Within THUAS, we proudly position our diversity as our strengh. However, we do not always capitalize on this strength in our education. In her PhD studies at Groningen University and THUAS’ Centre of Expertise Global and Inclusive Learning, Marloes Ambagts examines how urban universities of applied sciences can equip lecturers to design and facilitate inclusive international classrooms. In four studies, she explores what lecturers need to implement international classrooms, preparing all their students to work and live in culturally diverse, internationally connected regions like ours.
The international classroom as purposeful educational approach
According to the outcomes of Marloes’ first study (currently under peer review), international classrooms are more than just classrooms combining international and local students. By contrast, the experienced lecturers and educational advisors that participated in the study, understand the international classroom as an education approach in which the diversity of a mixed student body, including students with different national, cultural and educational backgrounds, is purposefully recognized, accommodated and leveraged in the design and facilitation of education to enhance the achievement of international, intercultural learning outcomes for all students.
“In the light of this definition, the difference between international and local students is not that relevant, considering the complex, rich diversity across our university’s population,” says Marloes. “At times, it may be more relevant to emphasize students’ multilingualism, or different prior educational experiences - and to actually make the space to use this as a resource.” In her study, Marloes highlights that lecturers need time, space and specific competences to put the defined international classroom approach into practice in a way that suits their students, their team and their educational program. Intercultural sensitivity, flexibility and constant dialogue with students and colleagues are central to this effort.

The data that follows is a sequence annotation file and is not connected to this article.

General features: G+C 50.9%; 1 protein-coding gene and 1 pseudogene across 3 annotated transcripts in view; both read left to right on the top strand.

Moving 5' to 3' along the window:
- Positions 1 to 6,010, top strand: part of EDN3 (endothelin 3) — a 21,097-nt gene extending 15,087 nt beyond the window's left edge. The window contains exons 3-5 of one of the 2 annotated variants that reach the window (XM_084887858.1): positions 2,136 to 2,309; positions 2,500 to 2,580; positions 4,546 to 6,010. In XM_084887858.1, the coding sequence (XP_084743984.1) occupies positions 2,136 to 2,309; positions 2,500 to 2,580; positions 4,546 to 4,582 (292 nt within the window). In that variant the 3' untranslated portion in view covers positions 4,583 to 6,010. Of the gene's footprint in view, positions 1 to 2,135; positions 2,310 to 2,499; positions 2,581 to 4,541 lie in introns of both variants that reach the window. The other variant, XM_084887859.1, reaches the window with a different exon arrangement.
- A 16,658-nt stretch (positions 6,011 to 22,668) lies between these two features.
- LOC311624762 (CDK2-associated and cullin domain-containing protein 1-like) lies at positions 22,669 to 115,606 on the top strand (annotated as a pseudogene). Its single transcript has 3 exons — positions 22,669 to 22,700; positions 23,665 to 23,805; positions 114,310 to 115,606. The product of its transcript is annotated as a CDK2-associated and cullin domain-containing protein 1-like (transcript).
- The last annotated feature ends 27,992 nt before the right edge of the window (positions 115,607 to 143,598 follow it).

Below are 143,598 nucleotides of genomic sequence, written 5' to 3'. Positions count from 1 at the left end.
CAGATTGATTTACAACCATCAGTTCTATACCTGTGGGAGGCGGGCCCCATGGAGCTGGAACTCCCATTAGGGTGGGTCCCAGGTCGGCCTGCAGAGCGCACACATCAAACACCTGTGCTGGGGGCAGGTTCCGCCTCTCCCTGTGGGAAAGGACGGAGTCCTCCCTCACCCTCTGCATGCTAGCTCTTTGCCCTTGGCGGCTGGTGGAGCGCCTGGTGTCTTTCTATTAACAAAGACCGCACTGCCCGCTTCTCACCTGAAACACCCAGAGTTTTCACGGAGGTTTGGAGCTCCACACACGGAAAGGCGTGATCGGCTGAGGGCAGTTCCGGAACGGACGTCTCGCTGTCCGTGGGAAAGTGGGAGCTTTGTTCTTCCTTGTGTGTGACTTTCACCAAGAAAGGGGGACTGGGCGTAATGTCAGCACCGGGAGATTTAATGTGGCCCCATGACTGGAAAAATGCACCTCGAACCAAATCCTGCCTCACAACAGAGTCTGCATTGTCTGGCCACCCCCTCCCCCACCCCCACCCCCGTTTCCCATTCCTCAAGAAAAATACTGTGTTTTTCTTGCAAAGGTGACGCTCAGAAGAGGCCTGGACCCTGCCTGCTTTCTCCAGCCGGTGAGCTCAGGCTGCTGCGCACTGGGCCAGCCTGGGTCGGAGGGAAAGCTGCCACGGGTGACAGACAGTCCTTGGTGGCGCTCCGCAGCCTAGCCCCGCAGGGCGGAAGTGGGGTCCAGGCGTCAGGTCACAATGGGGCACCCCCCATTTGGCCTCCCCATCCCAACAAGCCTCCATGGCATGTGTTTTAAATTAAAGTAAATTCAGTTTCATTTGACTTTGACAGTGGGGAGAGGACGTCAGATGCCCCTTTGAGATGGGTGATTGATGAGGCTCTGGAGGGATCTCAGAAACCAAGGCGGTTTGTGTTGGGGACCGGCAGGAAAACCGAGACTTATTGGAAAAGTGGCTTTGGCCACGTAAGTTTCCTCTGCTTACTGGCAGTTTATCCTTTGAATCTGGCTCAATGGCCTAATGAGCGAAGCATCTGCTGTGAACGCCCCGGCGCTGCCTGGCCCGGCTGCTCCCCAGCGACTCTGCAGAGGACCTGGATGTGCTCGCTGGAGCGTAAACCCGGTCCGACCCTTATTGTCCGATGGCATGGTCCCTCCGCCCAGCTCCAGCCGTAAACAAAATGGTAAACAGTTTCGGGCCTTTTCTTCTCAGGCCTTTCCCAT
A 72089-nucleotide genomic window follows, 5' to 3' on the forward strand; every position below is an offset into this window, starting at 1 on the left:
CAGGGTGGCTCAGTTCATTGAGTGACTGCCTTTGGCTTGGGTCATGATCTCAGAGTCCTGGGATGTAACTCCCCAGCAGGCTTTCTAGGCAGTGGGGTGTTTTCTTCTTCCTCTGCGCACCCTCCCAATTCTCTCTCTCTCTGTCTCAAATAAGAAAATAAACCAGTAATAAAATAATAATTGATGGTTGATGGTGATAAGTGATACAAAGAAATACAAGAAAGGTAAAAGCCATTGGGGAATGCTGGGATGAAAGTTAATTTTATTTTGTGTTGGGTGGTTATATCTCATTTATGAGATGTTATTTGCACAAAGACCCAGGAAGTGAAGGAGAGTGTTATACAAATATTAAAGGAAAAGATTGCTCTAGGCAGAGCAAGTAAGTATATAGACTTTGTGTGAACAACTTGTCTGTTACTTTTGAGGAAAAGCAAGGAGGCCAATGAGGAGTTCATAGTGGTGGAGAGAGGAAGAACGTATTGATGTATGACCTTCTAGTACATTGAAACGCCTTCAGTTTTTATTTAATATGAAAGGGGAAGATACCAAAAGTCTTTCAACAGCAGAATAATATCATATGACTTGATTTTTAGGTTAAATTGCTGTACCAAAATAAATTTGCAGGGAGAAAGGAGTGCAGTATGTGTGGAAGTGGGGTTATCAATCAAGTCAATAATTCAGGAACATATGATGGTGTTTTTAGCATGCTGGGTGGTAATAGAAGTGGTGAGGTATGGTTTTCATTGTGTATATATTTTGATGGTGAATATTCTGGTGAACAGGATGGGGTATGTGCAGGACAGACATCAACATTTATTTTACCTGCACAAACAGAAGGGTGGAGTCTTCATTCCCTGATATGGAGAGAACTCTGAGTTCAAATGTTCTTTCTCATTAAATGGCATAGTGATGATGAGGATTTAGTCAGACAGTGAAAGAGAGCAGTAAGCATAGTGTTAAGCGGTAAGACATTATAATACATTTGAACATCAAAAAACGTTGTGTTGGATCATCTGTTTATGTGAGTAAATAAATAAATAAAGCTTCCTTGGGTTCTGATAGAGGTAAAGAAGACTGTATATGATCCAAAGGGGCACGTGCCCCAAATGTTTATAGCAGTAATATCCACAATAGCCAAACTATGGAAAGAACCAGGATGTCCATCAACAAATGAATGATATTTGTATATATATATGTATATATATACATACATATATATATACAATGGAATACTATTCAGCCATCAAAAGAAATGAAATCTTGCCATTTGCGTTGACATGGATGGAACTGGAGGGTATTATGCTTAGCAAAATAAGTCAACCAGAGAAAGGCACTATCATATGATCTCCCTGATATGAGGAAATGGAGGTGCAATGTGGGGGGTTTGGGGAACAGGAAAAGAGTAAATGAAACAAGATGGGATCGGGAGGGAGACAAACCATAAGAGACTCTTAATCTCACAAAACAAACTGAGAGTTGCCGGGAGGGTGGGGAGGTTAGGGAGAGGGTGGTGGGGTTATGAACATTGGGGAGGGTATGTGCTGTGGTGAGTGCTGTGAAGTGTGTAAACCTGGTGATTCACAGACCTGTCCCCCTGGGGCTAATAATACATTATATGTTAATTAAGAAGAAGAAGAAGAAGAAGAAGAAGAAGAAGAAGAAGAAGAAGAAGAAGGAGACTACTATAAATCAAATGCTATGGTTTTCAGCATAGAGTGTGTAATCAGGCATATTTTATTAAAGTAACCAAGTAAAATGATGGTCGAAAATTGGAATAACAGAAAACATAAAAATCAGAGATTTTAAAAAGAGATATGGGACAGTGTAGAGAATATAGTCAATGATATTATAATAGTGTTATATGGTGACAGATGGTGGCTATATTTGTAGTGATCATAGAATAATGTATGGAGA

Glocal Educators Design Labs
Building on her first study, Marloes currently observes lecturers who purposefully set out to leverage their students’ diversity (even more) within selected Dutch and English-taught programs at THUAS. The Glocal Educators Design Labs provides lecturer duos with the time, allocated hours and brainspace to explore how they give their diverse student population a bigger role in current modules and projects with a (potential) international, intercultural, or global dimension.
Marloes explains: “The design labs consist of four hands-on sessions and support the duos, while they revise and possibly adjust their upcoming modules, within the boundaries set by their program’s curriculum planning. The sessions combine a Design Thinking process with Group Learning Activity Instructional Design theory and closely follow the ‘regular’ curriculum design and development process, in preparation of a new semester. In each step of the process, lecturers consider students’ input, anticipating on different scenarios that may emerge in the dynamic reality of their educational context.”
Work in progress
In the weeks to come, the first design teams will be rounding off their design process as part of two parallel pilot labs. In consultation with their colleagues and students, they recalibrated courses focused around innovation, entrepreneurship, export, language and culture and global citizenship. By now, a number of these courses are in full flow. Other teams are engaging their students in the design of new modules to be implemented next semester. In the mean time, Marloes still follows them closely.
Would you like to know more about the research of Marloes? You are welcome to send her an email at firstname.lastname@example.org